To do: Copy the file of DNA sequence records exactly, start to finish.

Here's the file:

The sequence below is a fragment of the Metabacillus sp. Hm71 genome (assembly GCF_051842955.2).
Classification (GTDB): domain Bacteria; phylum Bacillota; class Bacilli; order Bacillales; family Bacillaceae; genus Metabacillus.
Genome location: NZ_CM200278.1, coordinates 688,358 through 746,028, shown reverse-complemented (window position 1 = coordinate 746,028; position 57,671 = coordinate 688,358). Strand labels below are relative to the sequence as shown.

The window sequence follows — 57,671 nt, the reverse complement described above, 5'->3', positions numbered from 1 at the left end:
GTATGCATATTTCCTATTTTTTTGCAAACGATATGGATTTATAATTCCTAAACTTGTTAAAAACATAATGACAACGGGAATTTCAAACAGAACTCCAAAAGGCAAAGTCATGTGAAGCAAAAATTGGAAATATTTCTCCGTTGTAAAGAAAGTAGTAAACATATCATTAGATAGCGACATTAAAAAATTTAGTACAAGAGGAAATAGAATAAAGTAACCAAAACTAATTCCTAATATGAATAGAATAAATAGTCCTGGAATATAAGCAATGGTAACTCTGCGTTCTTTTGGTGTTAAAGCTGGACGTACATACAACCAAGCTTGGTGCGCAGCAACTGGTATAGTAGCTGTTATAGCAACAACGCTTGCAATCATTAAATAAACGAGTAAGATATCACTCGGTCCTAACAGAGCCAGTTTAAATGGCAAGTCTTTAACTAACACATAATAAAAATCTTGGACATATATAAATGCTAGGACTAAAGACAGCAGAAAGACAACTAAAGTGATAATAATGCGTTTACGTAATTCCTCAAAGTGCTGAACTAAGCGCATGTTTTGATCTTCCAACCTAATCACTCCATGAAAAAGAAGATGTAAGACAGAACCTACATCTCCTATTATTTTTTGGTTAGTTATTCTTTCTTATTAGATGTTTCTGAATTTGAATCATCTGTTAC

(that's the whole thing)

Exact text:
The sequence below is a fragment of the Metabacillus sp. Hm71 genome (assembly GCF_051842955.2).
Classification (GTDB): domain Bacteria; phylum Bacillota; class Bacilli; order Bacillales; family Bacillaceae; genus Metabacillus.
Genome location: NZ_CM200278.1, coordinates 688,358 through 746,028, shown reverse-complemented (window position 1 = coordinate 746,028; position 57,671 = coordinate 688,358). Strand labels below are relative to the sequence as shown.

The window sequence follows — 57,671 nt, the reverse complement described above, 5'->3', positions numbered from 1 at the left end:
GTATGCATATTTCCTATTTTTTTGCAAACGATATGGATTTATAATTCCTAAACTTGTTAAAAACATAATGACAACGGGAATTTCAAACAGAACTCCAAAAGGCAAAGTCATGTGAAGCAAAAATTGGAAATATTTCTCCGTTGTAAAGAAAGTAGTAAACATATCATTAGATAGCGACATTAAAAAATTTAGTACAAGAGGAAATAGAATAAAGTAACCAAAACTAATTCCTAATATGAATAGAATAAATAGTCCTGGAATATAAGCAATGGTAACTCTGCGTTCTTTTGGTGTTAAAGCTGGACGTACATACAACCAAGCTTGGTGCGCAGCAACTGGTATAGTAGCTGTTATAGCAACAACGCTTGCAATCATTAAATAAACGAGTAAGATATCACTCGGTCCTAACAGAGCCAGTTTAAATGGCAAGTCTTTAACTAACACATAATAAAAATCTTGGACATATATAAATGCTAGGACTAAAGACAGCAGAAAGACAACTAAAGTGATAATAATGCGTTTACGTAATTCCTCAAAGTGCTGAACTAAGCGCATGTTTTGATCTTCCAACCTAATCACTCCATGAAAAAGAAGATGTAAGACAGAACCTACATCTCCTATTATTTTTTGGTTAGTTATTCTTTCTTATTAGATGTTTCTGAATTTGAATCATCTGTTAC